Chapter 88

Skills of Oral Clarity

A clear manuscript is a far cry from a clear message to the hearer

To achieve clarity in preaching, you must consider the differences between the spoken and the written word.

As pastors we have to have people tracking with us. They need to follow us, know where we're going, and stay with us all the way.

I emphasize oral clarity, because oral clarity is a different animal than written clarity. Most of us have been trained to be clear in our writing, and when we write something, such as a sermon, we are writing it for somebody else's eye to read it. That's instinctive in us. We do not realize we are writing for somebody's ear to hear it. But oral clarity is vastly different, and there are certain skills of oral clarity that ought to be built into every sermon.

Consistently use key phrases

One skill is you should use the same key phrases all the way through the message. The words ought to be consistently used, so they rain down through the message. For instance, a recent message of mine was on the filling of the Spirit, from Ephesians 5, where Paul says do not be drunk with wine, but be filled with the Spirit. After an introduction, I asked the questions I said I wanted to answer in the message: (I) What do we mean by being filled with the Spirit? (II) What does it look like? and (III) How do we get it? That was my outline.

When I came to Roman numeral two, I used exactly those words: What does it look like? And when I got to Roman numeral three, I used the same words: How do we get it? I was sure to repeat that same key phrase. You might think, Of course. But a preacher often won't do that. He'll say something like, " Okay, second, " and he'll give it. And the listener will say, " Second what? "

Now the speaker thinks he is absolutely clear, because on his outline he's got one, two, and three .

It's exactly the opposite of writing for the eye. Your English teacher would say to you, " You're using the same word too many times. Let's use some synonyms. " But orally you need to keep using the same word to make that audio connection.

I heard a speaker once who said, " In the comic strip Peanuts, there's one character who has to have his security blanket. Linus lives in an insecure world. He needs to have his security. We also live in an insecure world. We too desire security. The psalmists too lived in an insecure world. Many times a psalmist would cry out in fear, and God would be there to meet him. Psalm 27 is one of those instances. Let's turn to Psalm 27 and see how the psalmist views God and see what a difference his view made. " And all of a sudden the listener has spaced out. The listener has lost track and wonders, Where are you going with this message? You started out talking about security, and I've lost the thread.

The speaker doesn't realize he has started using words other than the key words. He should have said, " We live in an insecure world. The psalmists also lived in an insecure world. In many of the psalms, the psalmist would cry out " — not in his fear — " in his insecurity, and " — not that God would be there to meet him, but that — " God would be there to provide security. Turn to Psalm 27 " — not to see how the psalmist views God, but — " to see how the psalmist found God as his security. And we'll see what a difference it can make in our lives when we know God makes us secure. "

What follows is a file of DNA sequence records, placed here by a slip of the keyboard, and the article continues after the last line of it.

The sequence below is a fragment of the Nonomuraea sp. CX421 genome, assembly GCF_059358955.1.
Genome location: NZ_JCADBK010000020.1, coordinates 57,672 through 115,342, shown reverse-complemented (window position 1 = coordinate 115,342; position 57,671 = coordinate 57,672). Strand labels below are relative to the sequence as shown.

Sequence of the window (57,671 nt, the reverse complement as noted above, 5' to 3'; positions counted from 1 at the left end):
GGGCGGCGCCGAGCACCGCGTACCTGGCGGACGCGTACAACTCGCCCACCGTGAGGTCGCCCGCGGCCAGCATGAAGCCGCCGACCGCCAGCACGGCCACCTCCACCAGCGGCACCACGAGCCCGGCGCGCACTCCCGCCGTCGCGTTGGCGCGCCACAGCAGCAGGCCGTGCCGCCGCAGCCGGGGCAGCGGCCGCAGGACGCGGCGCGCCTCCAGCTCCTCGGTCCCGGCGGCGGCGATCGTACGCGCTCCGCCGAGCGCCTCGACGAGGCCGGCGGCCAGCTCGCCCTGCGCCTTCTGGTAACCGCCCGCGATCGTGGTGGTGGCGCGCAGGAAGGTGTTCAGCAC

It's that tracking of the same word all the way through. Getting those words in as the message proceeds is one way of gaining clarity.

Ask a rhetorical question at transitions

A second skill, as you transition from one Roman numeral to another, is to use a rhetorical question. Ask a question your next point is going to answer. I could say, " We've seen what it means to be filled with the Spirit. Once we are filled with the Spirit, certain things begin to show up in our lives. " And I could begin to talk about what it looks like. But it's much better if I transition between those points by asking a question. I could say, " We've seen what it means to be filled with the Spirit. Now, what does it look like? How does it show up? "

Why is that a good oral clarity skill? Because the rhetorical question gives the listener a chance to refocus on the message. It enables the listener to think, I've been fogged out the last two or three minutes. But I bet for the next four minutes you're going to answer that question. It immediately brings his mind back to a point of, Yes, I'm with you again. Thanks, you picked me up again. It's a way of making the flow of thought stand out.

Restate what you've just said

The greatest skill of oral clarity is to restate something you just said. Immediately say the same thing in different words. Right away, before you go any further in the message, use other language to get across the same idea. Find different terms to get across the same concept before you say anything else. I just restated my definition three times.

Now you have to know where to do that in the message, and there are two major guidelines. One, use restatement any time you come to a new content point or a new concept. There are probably five or six times during a message when you do that. The second is any time you transition. So I will restate transitions as I'm moving to a new point, and then I will restate the new point.

For instance, in that message about the filling of the Spirit, when I asked those three questions — What does it mean, what does it look like, and how does it happen? — here's what it sounded like in the introduction:

As we look at this phrase, let's try to answer three questions. First, what does it mean to be filled with the Spirit? What does Paul have in mind? What's he talking about? What does it mean to be filled with the Spirit? Second, what does it look like? How does it show up? When we are filled with the Spirit, what do we experience? What does it look like? Third, how do we get it? How do we make it happen? What do we have to do to be filled? How do we get it?